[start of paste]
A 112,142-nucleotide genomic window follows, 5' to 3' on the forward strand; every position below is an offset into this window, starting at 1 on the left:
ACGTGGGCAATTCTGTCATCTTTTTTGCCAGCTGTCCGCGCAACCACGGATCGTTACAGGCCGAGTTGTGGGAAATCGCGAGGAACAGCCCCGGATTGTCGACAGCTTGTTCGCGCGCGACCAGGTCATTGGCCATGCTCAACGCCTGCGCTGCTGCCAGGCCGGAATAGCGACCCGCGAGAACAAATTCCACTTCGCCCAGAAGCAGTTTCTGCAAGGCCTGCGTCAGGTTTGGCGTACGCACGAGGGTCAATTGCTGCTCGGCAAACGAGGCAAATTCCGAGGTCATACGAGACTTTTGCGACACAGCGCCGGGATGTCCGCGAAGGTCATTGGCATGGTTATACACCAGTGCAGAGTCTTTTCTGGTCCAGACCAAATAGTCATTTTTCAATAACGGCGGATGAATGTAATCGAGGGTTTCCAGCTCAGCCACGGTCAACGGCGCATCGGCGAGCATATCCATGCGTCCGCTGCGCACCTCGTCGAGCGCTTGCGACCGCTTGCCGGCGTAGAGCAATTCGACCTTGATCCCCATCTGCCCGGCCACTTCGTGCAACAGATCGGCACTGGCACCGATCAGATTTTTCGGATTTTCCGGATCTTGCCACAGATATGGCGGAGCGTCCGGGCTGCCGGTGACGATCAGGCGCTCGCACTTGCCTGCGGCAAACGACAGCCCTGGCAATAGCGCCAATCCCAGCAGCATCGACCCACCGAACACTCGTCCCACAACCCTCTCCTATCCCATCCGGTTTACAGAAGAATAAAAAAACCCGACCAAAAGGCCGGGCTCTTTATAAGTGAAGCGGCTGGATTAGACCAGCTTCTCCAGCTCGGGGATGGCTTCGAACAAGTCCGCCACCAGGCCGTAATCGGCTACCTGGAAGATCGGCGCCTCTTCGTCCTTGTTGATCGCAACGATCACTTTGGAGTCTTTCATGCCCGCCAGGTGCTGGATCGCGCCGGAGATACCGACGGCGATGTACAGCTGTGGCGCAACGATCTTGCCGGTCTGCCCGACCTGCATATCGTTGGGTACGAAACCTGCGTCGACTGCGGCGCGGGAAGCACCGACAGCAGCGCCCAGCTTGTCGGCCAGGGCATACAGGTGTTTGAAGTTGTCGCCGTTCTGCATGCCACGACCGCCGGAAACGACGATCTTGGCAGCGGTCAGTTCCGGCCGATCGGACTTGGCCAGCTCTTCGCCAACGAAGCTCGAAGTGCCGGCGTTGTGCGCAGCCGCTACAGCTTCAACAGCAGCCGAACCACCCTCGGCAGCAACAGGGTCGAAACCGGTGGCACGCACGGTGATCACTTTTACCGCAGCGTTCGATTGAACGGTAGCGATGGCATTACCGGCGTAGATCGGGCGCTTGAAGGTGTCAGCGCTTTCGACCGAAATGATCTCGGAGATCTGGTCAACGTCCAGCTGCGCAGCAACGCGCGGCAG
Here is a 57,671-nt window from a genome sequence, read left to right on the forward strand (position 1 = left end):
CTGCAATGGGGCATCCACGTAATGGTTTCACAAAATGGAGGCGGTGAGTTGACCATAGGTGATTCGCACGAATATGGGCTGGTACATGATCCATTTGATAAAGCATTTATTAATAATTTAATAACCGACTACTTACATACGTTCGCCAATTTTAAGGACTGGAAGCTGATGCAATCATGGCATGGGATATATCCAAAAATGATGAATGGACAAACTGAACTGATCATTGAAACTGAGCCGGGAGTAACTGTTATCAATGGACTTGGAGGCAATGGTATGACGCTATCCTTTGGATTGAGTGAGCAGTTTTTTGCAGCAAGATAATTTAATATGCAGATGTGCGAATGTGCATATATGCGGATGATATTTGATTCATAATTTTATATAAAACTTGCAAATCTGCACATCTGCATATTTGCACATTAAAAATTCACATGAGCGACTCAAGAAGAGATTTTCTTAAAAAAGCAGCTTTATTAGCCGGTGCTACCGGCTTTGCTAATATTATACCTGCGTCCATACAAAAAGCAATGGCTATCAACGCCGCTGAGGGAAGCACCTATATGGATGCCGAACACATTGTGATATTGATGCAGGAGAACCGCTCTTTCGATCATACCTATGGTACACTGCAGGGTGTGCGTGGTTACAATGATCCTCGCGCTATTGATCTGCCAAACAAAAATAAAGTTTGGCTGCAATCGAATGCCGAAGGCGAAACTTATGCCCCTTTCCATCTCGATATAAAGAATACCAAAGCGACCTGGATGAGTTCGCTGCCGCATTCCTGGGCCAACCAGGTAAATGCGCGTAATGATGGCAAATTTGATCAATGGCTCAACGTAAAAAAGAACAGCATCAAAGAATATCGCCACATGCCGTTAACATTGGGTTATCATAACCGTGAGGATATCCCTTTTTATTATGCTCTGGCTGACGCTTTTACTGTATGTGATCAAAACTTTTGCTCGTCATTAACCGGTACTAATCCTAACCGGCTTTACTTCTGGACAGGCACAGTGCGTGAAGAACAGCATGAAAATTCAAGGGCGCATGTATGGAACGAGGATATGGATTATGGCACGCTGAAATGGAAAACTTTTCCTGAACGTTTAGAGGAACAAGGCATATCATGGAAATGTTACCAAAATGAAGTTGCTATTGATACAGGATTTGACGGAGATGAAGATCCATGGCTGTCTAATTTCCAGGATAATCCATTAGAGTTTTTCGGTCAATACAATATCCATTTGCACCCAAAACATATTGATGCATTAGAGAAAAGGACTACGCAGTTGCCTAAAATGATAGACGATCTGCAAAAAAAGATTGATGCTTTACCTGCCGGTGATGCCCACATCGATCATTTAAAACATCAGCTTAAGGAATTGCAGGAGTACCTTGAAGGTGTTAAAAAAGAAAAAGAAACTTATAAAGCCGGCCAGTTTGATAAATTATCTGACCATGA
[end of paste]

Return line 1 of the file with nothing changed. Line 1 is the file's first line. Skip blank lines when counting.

A 112,142-nucleotide genomic window follows, 5' to 3' on the forward strand; every position below is an offset into this window, starting at 1 on the left: